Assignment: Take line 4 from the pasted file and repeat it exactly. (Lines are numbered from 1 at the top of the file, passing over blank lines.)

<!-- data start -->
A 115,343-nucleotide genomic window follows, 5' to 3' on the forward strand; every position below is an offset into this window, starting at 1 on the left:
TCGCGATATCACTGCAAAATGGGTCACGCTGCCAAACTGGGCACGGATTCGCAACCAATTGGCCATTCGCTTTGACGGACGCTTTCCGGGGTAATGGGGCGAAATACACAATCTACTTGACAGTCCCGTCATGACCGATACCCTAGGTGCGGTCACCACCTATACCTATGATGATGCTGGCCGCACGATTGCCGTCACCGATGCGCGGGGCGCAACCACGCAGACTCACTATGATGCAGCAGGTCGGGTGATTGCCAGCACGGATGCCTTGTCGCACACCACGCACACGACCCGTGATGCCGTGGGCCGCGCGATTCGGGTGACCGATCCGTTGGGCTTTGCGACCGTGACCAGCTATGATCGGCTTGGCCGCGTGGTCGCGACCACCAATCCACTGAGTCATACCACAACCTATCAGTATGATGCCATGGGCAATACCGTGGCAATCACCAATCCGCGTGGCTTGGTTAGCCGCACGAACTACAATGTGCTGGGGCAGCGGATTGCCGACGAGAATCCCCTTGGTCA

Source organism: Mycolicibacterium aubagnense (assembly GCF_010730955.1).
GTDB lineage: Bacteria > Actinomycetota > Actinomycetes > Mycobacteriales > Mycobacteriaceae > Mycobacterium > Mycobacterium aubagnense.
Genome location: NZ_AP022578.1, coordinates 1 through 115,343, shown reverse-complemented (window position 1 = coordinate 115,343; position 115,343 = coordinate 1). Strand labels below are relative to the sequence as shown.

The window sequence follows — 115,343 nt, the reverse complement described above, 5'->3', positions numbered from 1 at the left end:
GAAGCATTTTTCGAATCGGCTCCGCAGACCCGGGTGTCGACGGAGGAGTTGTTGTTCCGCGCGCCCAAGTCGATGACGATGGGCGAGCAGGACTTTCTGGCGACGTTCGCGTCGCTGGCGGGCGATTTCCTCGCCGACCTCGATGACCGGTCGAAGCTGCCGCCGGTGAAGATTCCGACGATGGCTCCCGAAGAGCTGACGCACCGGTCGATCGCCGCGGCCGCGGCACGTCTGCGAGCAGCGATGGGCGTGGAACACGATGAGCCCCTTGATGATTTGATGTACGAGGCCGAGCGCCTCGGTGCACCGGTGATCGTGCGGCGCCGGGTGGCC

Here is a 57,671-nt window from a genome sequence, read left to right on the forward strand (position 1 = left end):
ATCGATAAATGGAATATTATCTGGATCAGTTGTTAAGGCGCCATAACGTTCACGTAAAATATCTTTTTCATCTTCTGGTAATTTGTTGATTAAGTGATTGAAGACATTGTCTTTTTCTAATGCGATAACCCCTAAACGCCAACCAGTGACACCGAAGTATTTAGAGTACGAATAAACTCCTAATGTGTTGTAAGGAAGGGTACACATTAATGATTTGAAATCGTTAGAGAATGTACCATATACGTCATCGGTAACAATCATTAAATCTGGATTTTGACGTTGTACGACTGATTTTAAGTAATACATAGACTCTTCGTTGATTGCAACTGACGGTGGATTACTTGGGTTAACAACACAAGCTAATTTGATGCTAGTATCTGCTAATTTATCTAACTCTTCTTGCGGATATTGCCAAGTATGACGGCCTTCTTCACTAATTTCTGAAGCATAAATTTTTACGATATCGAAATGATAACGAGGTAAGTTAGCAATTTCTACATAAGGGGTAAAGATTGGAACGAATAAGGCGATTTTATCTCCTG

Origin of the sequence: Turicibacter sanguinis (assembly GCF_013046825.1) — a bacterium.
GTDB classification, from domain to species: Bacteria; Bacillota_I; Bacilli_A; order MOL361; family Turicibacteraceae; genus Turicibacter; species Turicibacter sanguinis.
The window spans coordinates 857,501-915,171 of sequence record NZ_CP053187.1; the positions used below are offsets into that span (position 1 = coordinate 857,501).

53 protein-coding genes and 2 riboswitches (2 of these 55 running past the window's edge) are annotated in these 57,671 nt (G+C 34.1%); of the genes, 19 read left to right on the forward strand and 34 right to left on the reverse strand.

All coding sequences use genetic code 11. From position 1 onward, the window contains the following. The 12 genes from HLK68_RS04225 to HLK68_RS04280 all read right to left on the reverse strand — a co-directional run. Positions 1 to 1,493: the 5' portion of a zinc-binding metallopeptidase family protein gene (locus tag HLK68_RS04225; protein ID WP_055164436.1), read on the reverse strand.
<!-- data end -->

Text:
GTDB lineage: Bacteria > Actinomycetota > Actinomycetes > Mycobacteriales > Mycobacteriaceae > Mycobacterium > Mycobacterium aubagnense.